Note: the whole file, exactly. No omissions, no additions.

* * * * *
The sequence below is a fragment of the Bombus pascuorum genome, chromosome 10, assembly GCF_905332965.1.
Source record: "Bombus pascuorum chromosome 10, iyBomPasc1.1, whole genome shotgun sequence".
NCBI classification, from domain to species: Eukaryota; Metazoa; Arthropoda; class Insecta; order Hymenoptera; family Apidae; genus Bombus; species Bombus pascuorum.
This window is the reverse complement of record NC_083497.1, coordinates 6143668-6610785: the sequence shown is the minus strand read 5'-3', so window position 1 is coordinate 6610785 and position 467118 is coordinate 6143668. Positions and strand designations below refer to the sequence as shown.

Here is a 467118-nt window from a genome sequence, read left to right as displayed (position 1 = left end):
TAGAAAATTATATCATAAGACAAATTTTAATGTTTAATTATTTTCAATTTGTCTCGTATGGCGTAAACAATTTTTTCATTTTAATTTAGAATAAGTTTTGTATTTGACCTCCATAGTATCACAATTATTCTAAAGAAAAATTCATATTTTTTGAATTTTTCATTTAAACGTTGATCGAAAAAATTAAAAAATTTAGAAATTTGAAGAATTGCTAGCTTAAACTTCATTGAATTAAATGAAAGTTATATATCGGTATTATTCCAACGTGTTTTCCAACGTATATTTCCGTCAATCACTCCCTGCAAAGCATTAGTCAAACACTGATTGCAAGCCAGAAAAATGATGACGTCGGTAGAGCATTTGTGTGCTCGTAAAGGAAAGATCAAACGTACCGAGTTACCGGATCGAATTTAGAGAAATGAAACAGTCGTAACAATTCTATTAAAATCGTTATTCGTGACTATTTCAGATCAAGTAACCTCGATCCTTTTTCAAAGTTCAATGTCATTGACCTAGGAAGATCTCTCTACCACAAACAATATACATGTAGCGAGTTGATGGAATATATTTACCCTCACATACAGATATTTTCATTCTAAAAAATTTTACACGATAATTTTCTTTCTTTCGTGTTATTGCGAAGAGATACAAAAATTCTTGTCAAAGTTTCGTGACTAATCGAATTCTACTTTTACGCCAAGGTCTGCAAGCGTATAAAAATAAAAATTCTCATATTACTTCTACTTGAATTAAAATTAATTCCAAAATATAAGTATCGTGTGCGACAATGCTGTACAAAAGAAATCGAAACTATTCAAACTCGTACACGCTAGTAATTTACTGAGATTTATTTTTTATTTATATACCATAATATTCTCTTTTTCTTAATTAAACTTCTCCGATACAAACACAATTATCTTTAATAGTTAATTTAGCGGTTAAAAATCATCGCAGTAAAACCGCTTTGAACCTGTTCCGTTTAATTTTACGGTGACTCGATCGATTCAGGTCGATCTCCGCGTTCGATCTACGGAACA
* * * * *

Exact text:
The sequence below is a fragment of the Bombus pascuorum genome, chromosome 10, assembly GCF_905332965.1.
Source record: "Bombus pascuorum chromosome 10, iyBomPasc1.1, whole genome shotgun sequence".
NCBI classification, from domain to species: Eukaryota; Metazoa; Arthropoda; class Insecta; order Hymenoptera; family Apidae; genus Bombus; species Bombus pascuorum.
This window is the reverse complement of record NC_083497.1, coordinates 6143668-6610785: the sequence shown is the minus strand read 5'-3', so window position 1 is coordinate 6610785 and position 467118 is coordinate 6143668. Positions and strand designations below refer to the sequence as shown.

Here is a 467118-nt window from a genome sequence, read left to right as displayed (position 1 = left end):
TAGAAAATTATATCATAAGACAAATTTTAATGTTTAATTATTTTCAATTTGTCTCGTATGGCGTAAACAATTTTTTCATTTTAATTTAGAATAAGTTTTGTATTTGACCTCCATAGTATCACAATTATTCTAAAGAAAAATTCATATTTTTTGAATTTTTCATTTAAACGTTGATCGAAAAAATTAAAAAATTTAGAAATTTGAAGAATTGCTAGCTTAAACTTCATTGAATTAAATGAAAGTTATATATCGGTATTATTCCAACGTGTTTTCCAACGTATATTTCCGTCAATCACTCCCTGCAAAGCATTAGTCAAACACTGATTGCAAGCCAGAAAAATGATGACGTCGGTAGAGCATTTGTGTGCTCGTAAAGGAAAGATCAAACGTACCGAGTTACCGGATCGAATTTAGAGAAATGAAACAGTCGTAACAATTCTATTAAAATCGTTATTCGTGACTATTTCAGATCAAGTAACCTCGATCCTTTTTCAAAGTTCAATGTCATTGACCTAGGAAGATCTCTCTACCACAAACAATATACATGTAGCGAGTTGATGGAATATATTTACCCTCACATACAGATATTTTCATTCTAAAAAATTTTACACGATAATTTTCTTTCTTTCGTGTTATTGCGAAGAGATACAAAAATTCTTGTCAAAGTTTCGTGACTAATCGAATTCTACTTTTACGCCAAGGTCTGCAAGCGTATAAAAATAAAAATTCTCATATTACTTCTACTTGAATTAAAATTAATTCCAAAATATAAGTATCGTGTGCGACAATGCTGTACAAAAGAAATCGAAACTATTCAAACTCGTACACGCTAGTAATTTACTGAGATTTATTTTTTATTTATATACCATAATATTCTCTTTTTCTTAATTAAACTTCTCCGATACAAACACAATTATCTTTAATAGTTAATTTAGCGGTTAAAAATCATCGCAGTAAAACCGCTTTGAACCTGTTCCGTTTAATTTTACGGTGACTCGATCGATTCAGGTCGATCTCCGCGTTCGATCTACGGAACA